Congress ready to dislodge blue helmets
Saturday 18 February 1995
President Bill Clinton has promised to veto the bill if it gets through the Senate but the House vote is sending shock- waves through the UN.
The bill, approved on Thursday, would slash US financial and logistical contributions to the UN. It places a ceiling of 20 per cent on the US share, compared to 31 per cent at present. Any increase would need special permission from Congress.
Also, the extra cost of Pentagon-run peace-keeping missions approved by the Security Council but not run by the UN would be deducted. The Clinton administration says this would wipe out the US contribution and - since other rich countries would probably follow suit - spell the end of all UN-run missions.
National contributions by the US and Britain - in enforcing the no-fly zone over Bosnia and the blockade in the Adriatic - greatly exceed what they pay into UN budgets.
The proposed legislation allows the costs of operations to be waived if the President certifies that the US would have acted without a UN security council resolution. But this would hardly ever be in US interests - not least since any unilateral action could be construed as illegal. Recent US operations like Somalia and Haiti have been "UN blessed", though not under UN command.
Meanwhile, American troops would be barred from serving under foreign commanders, unless a president cited a national security need. Since the end of the Cold War, the number of peace-keeping operations run by the UN has spiralled.
Of 35 undertaken since 1948, 16 are in progress. At the end of January 63,504 UN personnel from 74 countries were employed worldwide; only 947 were from the US - 883 soldiers on peace-keeping duties and 64 military observers.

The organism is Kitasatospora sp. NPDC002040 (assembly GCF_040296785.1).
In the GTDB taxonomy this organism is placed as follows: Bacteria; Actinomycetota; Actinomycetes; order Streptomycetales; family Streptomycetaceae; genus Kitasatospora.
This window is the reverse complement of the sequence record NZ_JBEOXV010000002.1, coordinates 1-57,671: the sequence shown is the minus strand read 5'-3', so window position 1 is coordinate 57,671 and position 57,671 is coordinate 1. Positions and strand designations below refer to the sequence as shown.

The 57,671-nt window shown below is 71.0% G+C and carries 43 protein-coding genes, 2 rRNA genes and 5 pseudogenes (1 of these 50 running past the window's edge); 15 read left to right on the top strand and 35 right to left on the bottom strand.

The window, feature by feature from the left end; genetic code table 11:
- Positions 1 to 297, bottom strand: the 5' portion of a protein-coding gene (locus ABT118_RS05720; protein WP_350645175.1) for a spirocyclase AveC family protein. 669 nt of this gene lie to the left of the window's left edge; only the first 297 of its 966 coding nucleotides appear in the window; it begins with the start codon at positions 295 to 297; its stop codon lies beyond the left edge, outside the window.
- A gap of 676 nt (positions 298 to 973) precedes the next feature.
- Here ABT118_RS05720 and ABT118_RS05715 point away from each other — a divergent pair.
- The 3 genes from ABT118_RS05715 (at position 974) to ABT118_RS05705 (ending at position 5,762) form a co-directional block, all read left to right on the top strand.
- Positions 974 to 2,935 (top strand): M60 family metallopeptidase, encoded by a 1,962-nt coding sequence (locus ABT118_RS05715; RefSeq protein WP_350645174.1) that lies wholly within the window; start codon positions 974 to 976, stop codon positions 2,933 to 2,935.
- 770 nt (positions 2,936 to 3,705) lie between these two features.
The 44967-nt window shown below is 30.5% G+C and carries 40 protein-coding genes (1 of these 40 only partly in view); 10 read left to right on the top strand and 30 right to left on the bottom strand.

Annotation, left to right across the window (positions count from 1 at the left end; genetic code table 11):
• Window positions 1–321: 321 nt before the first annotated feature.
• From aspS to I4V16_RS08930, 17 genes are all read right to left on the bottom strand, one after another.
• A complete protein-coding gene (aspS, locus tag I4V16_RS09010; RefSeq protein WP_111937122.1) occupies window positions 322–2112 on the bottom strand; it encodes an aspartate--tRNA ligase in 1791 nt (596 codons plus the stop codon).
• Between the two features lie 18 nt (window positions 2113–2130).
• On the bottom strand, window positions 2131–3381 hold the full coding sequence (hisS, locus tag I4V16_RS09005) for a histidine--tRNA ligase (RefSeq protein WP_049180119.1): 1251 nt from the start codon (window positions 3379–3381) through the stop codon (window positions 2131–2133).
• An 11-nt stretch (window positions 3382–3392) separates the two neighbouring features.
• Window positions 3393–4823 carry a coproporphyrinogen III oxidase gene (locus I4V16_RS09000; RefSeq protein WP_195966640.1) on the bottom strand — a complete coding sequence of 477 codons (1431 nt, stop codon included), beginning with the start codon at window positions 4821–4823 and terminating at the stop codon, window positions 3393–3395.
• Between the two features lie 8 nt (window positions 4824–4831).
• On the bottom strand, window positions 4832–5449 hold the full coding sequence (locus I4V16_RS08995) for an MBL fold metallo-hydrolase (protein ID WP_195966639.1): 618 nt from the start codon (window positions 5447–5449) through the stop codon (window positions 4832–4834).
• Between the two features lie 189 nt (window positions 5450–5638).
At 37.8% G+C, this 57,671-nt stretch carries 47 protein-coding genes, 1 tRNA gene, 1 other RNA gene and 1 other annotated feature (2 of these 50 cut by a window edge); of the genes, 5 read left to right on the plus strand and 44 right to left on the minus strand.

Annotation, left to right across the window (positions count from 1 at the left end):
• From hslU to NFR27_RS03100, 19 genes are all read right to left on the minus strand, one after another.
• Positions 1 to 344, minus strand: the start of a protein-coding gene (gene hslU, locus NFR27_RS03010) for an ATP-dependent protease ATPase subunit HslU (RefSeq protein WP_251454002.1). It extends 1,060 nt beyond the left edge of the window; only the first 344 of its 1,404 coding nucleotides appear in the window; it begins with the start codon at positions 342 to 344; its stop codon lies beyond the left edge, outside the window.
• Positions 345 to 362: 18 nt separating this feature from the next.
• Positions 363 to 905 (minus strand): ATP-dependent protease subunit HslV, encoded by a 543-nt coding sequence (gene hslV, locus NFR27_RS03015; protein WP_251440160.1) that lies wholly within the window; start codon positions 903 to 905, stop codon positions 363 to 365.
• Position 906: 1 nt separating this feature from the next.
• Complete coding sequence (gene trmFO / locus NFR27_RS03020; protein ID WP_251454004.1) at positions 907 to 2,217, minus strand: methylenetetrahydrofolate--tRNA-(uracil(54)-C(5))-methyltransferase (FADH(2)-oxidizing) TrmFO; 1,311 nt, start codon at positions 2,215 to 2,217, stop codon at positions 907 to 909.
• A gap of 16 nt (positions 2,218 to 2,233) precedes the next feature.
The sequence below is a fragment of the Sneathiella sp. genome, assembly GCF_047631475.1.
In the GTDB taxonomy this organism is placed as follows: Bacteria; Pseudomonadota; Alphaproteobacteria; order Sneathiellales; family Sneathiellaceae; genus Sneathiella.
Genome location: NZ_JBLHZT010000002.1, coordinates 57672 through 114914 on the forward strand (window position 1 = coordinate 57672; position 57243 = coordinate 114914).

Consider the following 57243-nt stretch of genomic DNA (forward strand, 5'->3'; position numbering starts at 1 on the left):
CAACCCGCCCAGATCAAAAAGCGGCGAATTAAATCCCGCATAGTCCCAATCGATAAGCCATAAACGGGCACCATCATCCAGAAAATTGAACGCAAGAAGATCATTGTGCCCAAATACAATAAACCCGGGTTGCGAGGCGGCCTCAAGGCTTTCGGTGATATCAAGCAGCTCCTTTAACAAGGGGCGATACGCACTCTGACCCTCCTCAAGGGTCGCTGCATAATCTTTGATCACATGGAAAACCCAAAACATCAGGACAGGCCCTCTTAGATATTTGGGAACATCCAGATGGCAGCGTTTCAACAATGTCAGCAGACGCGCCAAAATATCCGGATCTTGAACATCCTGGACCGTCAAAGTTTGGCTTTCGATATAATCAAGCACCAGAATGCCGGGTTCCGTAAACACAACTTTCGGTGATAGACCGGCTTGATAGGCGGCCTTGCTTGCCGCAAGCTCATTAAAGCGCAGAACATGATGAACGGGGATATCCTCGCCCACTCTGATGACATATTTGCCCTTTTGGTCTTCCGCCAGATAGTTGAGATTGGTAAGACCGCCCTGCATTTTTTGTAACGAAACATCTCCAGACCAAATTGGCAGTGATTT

The biggest operation is the UN Protection Force in Croatia and Bosnia, with nearly 40,000 troops and police, followed by 9,400 in Somalia and 5,500 in Rwanda.
The UN operation in Haiti has an authorised strength of 6,600, but only 74 are in place, as they are in the process of taking over from the US.
The US contribution is mainly behind the scenes. The US airlift which carried UN blue-helmet troops into Bosnia was bigger than the 1948 Berlin airlift. The UN operation in Rwanda was also delivered mainly by US aircraft. Although the RAF flew in the first British troops - also a "national contribution" unlikely to be recovered from the UN - most of the rest went on US aircraft. The US will recover few, if any of those costs.
Countries' contributions are assessed on the basis of their wealth and population. The US gave $318m (£200m) to the current year's peace- keeping budget, as against $132m from Japan, $90m from Germany, $79m from the Russian Federation, $77m from France and $64m from the UK, out of a total peace-keeping budget of $1bn. The regular budget and contributions are of similar size, totalling $1.1bn for the current year. The US owes $539m in back payments to the peace-keeping budget and $527m to the regular budget.
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